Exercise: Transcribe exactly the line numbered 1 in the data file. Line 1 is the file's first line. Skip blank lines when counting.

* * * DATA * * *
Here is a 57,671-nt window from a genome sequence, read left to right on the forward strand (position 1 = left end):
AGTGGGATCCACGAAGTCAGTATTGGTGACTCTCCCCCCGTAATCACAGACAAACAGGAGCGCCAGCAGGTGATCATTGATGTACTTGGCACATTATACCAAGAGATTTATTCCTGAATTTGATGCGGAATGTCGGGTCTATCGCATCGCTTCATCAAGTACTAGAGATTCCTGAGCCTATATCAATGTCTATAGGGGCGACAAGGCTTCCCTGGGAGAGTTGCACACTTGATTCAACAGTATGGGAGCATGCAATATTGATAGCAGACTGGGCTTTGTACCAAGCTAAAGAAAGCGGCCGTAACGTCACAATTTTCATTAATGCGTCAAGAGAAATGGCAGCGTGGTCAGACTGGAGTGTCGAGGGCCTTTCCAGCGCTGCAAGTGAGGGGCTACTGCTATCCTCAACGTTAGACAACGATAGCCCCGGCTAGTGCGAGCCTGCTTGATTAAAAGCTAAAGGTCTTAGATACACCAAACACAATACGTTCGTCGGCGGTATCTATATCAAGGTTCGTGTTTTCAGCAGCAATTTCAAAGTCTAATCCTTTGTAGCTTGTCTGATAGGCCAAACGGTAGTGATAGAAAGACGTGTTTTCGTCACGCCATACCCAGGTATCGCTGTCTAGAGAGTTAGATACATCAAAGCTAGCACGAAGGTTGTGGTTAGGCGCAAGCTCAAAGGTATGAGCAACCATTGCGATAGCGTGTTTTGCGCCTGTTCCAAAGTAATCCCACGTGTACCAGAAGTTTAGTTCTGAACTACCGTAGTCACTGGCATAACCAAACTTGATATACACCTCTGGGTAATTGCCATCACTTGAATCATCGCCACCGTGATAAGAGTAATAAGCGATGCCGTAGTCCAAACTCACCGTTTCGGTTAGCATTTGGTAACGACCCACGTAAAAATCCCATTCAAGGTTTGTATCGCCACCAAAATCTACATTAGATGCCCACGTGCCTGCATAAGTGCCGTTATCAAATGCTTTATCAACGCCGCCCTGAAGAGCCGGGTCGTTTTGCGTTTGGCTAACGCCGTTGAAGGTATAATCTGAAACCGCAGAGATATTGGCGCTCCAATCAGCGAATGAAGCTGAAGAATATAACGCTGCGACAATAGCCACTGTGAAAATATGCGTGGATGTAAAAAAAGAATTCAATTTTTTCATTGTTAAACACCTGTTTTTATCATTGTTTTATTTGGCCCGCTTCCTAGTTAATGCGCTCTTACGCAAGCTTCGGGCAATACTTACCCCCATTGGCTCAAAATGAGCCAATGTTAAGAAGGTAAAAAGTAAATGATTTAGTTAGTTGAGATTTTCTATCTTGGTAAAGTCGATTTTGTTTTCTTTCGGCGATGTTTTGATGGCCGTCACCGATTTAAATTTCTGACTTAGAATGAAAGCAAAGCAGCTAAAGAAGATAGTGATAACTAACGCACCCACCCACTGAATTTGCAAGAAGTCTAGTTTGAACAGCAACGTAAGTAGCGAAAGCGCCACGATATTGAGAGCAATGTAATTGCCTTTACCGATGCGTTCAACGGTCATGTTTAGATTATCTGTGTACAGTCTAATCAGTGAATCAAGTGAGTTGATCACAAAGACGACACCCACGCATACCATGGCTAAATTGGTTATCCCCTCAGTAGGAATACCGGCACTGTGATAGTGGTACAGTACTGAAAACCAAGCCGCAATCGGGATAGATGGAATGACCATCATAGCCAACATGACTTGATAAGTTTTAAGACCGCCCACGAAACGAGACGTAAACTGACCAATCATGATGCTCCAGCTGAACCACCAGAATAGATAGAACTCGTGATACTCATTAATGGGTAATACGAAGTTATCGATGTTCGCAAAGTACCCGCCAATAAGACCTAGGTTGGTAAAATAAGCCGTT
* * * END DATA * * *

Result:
Here is a 57,671-nt window from a genome sequence, read left to right on the forward strand (position 1 = left end):